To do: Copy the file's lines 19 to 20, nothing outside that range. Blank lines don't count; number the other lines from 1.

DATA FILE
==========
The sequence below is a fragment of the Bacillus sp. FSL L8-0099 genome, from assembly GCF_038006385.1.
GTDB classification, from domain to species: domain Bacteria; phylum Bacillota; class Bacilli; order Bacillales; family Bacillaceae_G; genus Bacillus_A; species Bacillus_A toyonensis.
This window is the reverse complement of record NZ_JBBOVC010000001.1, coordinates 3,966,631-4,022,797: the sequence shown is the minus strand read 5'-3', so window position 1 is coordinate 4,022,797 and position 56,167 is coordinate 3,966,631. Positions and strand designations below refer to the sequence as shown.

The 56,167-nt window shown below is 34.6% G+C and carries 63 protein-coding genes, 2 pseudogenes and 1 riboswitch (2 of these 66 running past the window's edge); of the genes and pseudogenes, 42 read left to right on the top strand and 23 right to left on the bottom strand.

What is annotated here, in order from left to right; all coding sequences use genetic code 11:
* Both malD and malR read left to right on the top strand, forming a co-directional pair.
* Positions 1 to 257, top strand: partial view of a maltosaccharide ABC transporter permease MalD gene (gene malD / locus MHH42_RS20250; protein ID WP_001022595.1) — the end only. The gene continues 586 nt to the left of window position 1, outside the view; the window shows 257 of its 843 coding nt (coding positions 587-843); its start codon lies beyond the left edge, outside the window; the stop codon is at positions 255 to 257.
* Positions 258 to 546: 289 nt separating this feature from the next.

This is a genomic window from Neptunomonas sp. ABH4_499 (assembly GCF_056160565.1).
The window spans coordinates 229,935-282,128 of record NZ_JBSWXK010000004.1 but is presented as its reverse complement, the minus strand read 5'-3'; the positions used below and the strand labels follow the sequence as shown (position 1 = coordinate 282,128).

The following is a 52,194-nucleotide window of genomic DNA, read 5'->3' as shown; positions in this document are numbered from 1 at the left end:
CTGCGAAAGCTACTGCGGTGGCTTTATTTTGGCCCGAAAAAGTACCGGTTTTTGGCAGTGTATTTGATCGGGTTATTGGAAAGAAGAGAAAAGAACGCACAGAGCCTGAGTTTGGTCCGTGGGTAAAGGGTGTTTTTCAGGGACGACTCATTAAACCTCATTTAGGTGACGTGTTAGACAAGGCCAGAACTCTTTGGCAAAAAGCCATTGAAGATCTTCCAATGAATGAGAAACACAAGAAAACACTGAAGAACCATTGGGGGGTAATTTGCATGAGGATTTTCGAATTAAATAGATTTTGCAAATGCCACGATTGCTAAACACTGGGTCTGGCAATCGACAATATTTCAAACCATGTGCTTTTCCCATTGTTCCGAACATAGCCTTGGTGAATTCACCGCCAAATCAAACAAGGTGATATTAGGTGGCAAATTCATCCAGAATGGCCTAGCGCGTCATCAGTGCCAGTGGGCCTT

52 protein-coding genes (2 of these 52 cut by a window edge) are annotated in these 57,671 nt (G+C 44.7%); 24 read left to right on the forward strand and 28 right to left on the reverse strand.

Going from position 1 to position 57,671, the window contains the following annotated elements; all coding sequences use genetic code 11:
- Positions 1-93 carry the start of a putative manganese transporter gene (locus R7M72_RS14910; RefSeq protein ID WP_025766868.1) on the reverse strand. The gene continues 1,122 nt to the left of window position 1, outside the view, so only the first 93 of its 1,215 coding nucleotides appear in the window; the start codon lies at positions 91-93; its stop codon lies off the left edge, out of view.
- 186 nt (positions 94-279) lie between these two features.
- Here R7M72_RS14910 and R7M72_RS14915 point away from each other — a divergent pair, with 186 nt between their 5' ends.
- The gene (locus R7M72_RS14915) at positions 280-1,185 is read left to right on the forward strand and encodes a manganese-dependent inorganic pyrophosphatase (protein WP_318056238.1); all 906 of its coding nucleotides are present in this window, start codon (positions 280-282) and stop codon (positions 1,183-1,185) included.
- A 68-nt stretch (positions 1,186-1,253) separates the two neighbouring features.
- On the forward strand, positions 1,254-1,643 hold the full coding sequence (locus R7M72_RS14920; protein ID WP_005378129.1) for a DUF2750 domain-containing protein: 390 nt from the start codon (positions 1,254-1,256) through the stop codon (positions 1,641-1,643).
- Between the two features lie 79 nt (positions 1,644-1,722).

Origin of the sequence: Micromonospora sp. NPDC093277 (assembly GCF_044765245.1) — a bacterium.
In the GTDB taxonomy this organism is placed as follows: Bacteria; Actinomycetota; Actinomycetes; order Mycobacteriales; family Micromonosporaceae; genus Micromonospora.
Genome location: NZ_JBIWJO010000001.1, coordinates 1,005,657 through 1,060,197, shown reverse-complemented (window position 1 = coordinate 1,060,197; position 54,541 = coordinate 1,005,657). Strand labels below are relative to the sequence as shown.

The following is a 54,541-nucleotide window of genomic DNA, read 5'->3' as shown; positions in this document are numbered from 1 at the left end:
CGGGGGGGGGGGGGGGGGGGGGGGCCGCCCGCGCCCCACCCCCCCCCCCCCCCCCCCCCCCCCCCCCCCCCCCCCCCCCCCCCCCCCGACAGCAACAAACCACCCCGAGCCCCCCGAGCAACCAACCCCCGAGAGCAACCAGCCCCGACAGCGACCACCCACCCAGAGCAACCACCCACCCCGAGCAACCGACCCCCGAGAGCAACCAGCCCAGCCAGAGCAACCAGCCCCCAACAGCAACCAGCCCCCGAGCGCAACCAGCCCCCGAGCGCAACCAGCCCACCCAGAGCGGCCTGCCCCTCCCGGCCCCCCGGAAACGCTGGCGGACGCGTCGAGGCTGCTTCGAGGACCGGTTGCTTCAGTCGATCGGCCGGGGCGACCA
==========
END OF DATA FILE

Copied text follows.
- A 68-nt stretch (positions 1,186-1,253) separates the two neighbouring features.
- On the forward strand, positions 1,254-1,643 hold the full coding sequence (locus R7M72_RS14920; protein ID WP_005378129.1) for a DUF2750 domain-containing protein: 390 nt from the start codon (positions 1,254-1,256) through the stop codon (positions 1,641-1,643).